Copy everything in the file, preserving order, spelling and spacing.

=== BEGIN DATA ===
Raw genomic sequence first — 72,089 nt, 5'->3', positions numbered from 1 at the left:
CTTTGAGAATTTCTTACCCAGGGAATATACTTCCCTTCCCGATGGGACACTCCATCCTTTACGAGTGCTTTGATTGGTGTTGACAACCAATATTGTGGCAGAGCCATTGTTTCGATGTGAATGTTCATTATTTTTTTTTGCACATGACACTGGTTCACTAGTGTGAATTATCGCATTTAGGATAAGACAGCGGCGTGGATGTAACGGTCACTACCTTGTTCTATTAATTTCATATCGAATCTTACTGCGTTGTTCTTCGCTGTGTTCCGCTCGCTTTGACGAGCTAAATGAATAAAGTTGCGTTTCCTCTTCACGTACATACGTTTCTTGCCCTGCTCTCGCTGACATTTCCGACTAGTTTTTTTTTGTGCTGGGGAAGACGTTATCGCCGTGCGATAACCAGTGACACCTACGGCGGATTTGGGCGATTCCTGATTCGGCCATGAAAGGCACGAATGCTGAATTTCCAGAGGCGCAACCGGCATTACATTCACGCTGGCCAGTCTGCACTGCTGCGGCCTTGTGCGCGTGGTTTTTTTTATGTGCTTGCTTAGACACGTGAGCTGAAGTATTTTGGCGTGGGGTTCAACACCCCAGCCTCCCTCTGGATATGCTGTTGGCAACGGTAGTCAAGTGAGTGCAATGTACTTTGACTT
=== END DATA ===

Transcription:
Raw genomic sequence first — 72,089 nt, 5'->3', positions numbered from 1 at the left:
CTTTGAGAATTTCTTACCCAGGGAATATACTTCCCTTCCCGATGGGACACTCCATCCTTTACGAGTGCTTTGATTGGTGTTGACAACCAATATTGTGGCAGAGCCATTGTTTCGATGTGAATGTTCATTATTTTTTTTTGCACATGACACTGGTTCACTAGTGTGAATTATCGCATTTAGGATAAGACAGCGGCGTGGATGTAACGGTCACTACCTTGTTCTATTAATTTCATATCGAATCTTACTGCGTTGTTCTTCGCTGTGTTCCGCTCGCTTTGACGAGCTAAATGAATAAAGTTGCGTTTCCTCTTCACGTACATACGTTTCTTGCCCTGCTCTCGCTGACATTTCCGACTAGTTTTTTTTTGTGCTGGGGAAGACGTTATCGCCGTGCGATAACCAGTGACACCTACGGCGGATTTGGGCGATTCCTGATTCGGCCATGAAAGGCACGAATGCTGAATTTCCAGAGGCGCAACCGGCATTACATTCACGCTGGCCAGTCTGCACTGCTGCGGCCTTGTGCGCGTGGTTTTTTTTATGTGCTTGCTTAGACACGTGAGCTGAAGTATTTTGGCGTGGGGTTCAACACCCCAGCCTCCCTCTGGATATGCTGTTGGCAACGGTAGTCAAGTGAGTGCAATGTACTTTGACTT